Pineapple pudding - Ananasfrómas

A decorated pineapple fromage
Light and frothy cold puddings made with egg and thickened with gelatine are known as "frómas" in Icelandic and as "fromage" in Danish. Those who know their French will realise that this is the French word for "cheese". How it underwent the change in meaning from French to Danish is not known.

This recipe is in all likelihood originally Danish. This is a popular dessert in my family that my mother makes  for special occasions. With a bit of adjustment, it can be adapted to other kinds of flavours. For example, I adore the lemon version.


250 g sugar
5 eggs, whites and yolks separated
12 sheets of gelatine
2 cups double cream or whipping cream
2 small cans (8. oz.) pineapple rings in juice, cut into small chunks (retain 2-3 rings for decoration)
Pineapple juice from the can
juice from 1 lemon

In separate bowls, whip together the egg yolks and sugar until light and fluffy, whip the cream until it forms stiff peaks, and whip the egg whites until stiff.

Soak the gelatine sheets in cold water for about 10 minutes, remove and squeeze out the water. Put about 200 ml (4/5 cup) of pineapple juice in a saucepan and add the gelatine. Over low heat (or in a water-bath) melt the gelatine in the pineapple juice, stirring well to eliminate lumps. Cool to room temperature (plunge the bottom of the saucepan into cold water to speed up the cooling process). Pour through a sieve into the egg and sugar mixture, stirring constantly and carefully to mix. Add the lemon juice and stir in carefully. Fold in the cream and then the pineapple pieces. Finally fold in the whipped egg whites.

Pour into bowls and allow to set. These can be either a couple of big serving bowls, or individual serving bowls or dessert glasses. Decorate with remaining pineapple rings and whipped cream. Red cocktail cherries can be added for a bit of colour.

Serve cold, with or without whipped cream.

This pudding makes an excellent filling for sponge cake. To use, allow to set enough to be spreadable without running, and smooth on top of one cake layer, allow to set and top with another cake layer.


Date cake with caramel sauce - Döðluterta með karamellusósu

My friends call this cake "that heavenly date cake with the caramel sauce". It is apparently an old recipe, but someone must have rediscovered it recently, because it has been served a lot at birthday parties and ladies' handicrafts clubs lately.

I haven't got a clue where the recipe originally came from, but in Iceland it's known either as döðluterta með karamellusósu, which simply describes what it is, or as Dillonskaka or Dillon's Cake, which could suggests Irish or British origins. However, it might, and this is supported by information from some older ladies I know, be named after Lord Dillon, a British aristocrat who came to Iceland in 1834, fell in love with a local woman and built a house that he gave her before he left the country. It was a famous scandal at the time, as they had a child out of wedlock and were prevented from marrying by his family. She ran a guest house in the house he gave her and sold meals there for many years. Today the house stands in the Árbær museum and is a café.

235 g (8.3 oz.) stoneless dates and a little bit of water
1 tsp baking soda
120 g (4.2 oz.) butter, soft
5 tbs sugar
2 eggs
300 ml (approx. 1 1/4 cup) flour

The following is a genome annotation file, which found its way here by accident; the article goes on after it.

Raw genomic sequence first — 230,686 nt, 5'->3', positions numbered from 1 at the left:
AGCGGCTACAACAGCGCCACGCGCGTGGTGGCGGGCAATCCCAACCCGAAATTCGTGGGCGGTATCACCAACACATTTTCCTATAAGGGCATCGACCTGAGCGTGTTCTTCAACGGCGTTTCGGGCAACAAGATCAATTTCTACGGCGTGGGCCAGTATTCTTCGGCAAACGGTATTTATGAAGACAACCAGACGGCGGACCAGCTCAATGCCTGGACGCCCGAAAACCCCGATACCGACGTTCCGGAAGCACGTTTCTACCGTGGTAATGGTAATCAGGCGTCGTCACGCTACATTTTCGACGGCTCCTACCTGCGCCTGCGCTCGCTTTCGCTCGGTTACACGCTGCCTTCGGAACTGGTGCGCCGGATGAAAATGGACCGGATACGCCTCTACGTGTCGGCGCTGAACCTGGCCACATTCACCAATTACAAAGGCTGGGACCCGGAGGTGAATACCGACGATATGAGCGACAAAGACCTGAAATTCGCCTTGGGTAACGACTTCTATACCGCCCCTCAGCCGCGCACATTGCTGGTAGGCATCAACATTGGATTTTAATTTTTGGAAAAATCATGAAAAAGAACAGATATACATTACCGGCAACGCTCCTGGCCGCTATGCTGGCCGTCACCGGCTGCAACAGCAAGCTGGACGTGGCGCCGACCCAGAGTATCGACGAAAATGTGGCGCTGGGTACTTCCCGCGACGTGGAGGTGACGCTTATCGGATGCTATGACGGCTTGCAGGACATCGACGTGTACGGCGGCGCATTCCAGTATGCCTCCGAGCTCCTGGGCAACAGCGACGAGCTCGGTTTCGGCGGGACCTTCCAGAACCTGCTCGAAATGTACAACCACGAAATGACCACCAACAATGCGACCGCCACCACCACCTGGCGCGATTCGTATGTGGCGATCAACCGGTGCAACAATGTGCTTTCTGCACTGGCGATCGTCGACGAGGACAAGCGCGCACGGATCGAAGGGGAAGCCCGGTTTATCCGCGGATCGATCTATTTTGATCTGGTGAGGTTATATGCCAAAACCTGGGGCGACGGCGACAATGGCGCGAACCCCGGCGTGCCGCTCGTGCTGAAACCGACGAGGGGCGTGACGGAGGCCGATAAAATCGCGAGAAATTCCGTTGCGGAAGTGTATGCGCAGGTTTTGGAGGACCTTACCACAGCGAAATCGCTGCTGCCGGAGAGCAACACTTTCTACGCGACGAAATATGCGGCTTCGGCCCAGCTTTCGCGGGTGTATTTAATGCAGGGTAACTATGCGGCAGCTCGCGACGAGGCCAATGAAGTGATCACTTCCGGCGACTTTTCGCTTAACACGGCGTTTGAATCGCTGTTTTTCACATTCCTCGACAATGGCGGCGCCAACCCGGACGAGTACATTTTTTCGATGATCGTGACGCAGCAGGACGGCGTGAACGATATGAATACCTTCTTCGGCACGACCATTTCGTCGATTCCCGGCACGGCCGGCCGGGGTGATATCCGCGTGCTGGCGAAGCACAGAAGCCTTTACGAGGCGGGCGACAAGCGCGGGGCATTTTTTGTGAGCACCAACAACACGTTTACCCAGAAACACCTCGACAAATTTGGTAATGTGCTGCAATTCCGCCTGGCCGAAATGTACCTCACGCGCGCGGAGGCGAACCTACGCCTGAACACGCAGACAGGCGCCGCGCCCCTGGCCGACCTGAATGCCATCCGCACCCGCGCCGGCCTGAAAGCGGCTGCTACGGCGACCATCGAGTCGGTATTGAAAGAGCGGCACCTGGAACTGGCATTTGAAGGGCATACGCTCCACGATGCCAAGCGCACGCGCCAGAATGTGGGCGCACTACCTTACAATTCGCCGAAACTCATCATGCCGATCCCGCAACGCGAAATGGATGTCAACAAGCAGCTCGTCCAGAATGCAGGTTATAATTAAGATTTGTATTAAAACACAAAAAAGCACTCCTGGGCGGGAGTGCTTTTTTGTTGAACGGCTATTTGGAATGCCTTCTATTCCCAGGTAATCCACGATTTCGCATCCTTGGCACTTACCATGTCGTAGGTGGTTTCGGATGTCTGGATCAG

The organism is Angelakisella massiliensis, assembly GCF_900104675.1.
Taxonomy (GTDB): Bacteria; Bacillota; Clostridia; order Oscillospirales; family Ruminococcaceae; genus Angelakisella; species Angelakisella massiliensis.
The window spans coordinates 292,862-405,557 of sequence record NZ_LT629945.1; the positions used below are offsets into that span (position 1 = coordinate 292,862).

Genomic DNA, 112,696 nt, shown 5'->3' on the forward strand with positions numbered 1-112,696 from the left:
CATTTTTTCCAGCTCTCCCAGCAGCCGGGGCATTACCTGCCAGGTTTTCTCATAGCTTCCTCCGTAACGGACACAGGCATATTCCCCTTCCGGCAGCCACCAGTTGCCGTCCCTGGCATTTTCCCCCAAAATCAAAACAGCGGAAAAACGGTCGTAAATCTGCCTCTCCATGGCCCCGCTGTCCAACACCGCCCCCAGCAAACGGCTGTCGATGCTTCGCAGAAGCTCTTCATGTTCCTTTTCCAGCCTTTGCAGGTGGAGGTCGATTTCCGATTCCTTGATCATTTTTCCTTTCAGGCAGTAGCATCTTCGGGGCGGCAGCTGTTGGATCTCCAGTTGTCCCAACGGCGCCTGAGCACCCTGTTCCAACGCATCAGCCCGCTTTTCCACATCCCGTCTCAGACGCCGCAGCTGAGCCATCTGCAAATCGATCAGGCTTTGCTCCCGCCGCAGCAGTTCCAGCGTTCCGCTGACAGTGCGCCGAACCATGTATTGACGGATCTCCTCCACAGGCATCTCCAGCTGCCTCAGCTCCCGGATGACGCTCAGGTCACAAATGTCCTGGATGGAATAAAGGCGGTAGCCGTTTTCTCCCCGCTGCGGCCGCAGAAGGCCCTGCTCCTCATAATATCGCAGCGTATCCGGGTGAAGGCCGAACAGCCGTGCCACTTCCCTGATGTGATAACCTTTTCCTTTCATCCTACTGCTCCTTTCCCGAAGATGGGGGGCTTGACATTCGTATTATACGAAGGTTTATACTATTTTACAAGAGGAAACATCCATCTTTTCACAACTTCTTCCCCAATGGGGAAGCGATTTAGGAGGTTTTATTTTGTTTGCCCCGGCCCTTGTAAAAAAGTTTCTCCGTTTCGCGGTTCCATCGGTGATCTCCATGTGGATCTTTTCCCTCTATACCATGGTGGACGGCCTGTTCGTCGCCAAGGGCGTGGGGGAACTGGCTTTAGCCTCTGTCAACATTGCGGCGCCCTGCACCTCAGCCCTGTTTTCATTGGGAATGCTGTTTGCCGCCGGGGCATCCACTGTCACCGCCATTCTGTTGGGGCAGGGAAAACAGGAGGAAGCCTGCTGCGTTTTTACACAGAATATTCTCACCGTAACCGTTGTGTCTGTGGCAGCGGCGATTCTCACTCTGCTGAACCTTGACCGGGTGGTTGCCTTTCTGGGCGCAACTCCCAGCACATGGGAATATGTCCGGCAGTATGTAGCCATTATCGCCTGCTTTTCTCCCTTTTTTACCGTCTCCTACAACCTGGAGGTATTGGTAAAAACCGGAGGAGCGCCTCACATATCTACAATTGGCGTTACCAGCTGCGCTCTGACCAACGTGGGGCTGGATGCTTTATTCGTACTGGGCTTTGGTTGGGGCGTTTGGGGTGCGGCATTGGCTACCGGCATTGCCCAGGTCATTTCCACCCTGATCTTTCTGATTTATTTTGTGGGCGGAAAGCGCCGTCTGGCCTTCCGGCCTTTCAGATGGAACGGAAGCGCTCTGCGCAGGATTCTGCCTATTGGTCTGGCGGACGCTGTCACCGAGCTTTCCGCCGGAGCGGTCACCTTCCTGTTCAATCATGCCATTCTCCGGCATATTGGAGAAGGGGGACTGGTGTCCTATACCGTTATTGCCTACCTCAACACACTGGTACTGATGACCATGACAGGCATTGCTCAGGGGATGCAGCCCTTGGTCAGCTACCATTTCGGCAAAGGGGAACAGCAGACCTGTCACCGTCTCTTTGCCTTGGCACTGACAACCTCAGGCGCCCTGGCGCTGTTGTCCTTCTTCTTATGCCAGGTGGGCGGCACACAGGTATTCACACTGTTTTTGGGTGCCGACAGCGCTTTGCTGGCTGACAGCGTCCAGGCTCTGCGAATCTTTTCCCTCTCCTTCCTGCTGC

1/2 tsp salt
1/2 tsp vanilla
1 1/3 tsp baking powder

Put the dates in a saucepan and pour in enough water to barely cover the dates. Bring to the boil, turn off the heat and let stand for a few minutes.
Add the baking soda to the saucepan and stir well. Dates should come apart into a thick paste.
Whip together the sugar and butter until light and fluffy, then add the eggs, one by one. Add the dry ingredients and vanilla and mix well. Finally add the stewed dates.

Bake in a well-greased springform pan, for 30-40 minutes at 180°C (356°F).
Remove from oven when done, let cool slightly, then remove from pan and serve warm with the sauce on the side.

Caramel sauce:
200 g (7 oz.) butter
200 g (7 oz.) brown sugar
1 tsp vanilla
200 ml (1/2 cup + 1/3 cup) cream

Put all ingredients together in a saucepan and cook together over slow heat, stirring continuously for 5 minutes or until slightly browned. Pour into a jug or sauce boat and serve warm on the side with the cake or pour directly over the cake and serve. This sauce is also excellent on ice cream.


Danish pastries, part 3: Long Danish

Now its time for the "long Danish" I mentioned in the previous post. You will need the dough, prepared as in the previous post, but rolled out into strips, about 15 cm wide and slightly shorter than the cookie sheet you will bake them on. The thickness of the dough should be about 5 mm.

You will also need:
Almond paste (recipe in the first post) and thick jam, e.g. strawberry or raspberry OR egg custard
Pearl sugar
Flaked almonds

Spread the jam down the centre of the strip of dough and spread or pipe the almond paste on top. Fold the sides into the centre so they overlap slightly and press together. Gently transfer to a greased cookie sheet. Brush with beaten egg, milk or water, sprinkle the pearl sugar and flaked almonds on too, and bake. This is called an old-fashioned Danish in Iceland.

If you prefer custard to jam, you spread the custard down the centre of the dough strip instead of jam and leave out the almond paste. Brush with beaten egg, milk or water and sprinkle the pearl sugar and flaked almonds on top.

To bake:
Arrange on a cookie sheet, about 5 cm apart. Let rise at room temperature for 10-15 minutes, then bake at high temperature (225°C) until a light golden colour (should take about 12-15 minutes). Let it cool and then pipe icing in a zig-zag pattern over the pastry and allow to set before serving.